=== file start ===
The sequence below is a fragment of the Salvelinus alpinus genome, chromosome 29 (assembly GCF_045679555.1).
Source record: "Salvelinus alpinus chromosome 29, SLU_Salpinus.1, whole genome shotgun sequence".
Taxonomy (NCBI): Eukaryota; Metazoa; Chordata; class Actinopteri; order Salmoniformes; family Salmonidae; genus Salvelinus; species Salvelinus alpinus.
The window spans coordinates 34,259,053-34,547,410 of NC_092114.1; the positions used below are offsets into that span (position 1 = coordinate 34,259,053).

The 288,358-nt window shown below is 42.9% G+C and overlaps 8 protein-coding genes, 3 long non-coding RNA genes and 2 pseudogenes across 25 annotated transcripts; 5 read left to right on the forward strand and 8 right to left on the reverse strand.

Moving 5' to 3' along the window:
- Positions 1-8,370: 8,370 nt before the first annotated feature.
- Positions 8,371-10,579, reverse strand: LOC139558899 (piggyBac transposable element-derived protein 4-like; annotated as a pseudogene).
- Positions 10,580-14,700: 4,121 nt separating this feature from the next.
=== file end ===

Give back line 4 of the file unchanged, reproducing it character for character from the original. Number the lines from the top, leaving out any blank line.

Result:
The window spans coordinates 34,259,053-34,547,410 of NC_092114.1; the positions used below are offsets into that span (position 1 = coordinate 34,259,053).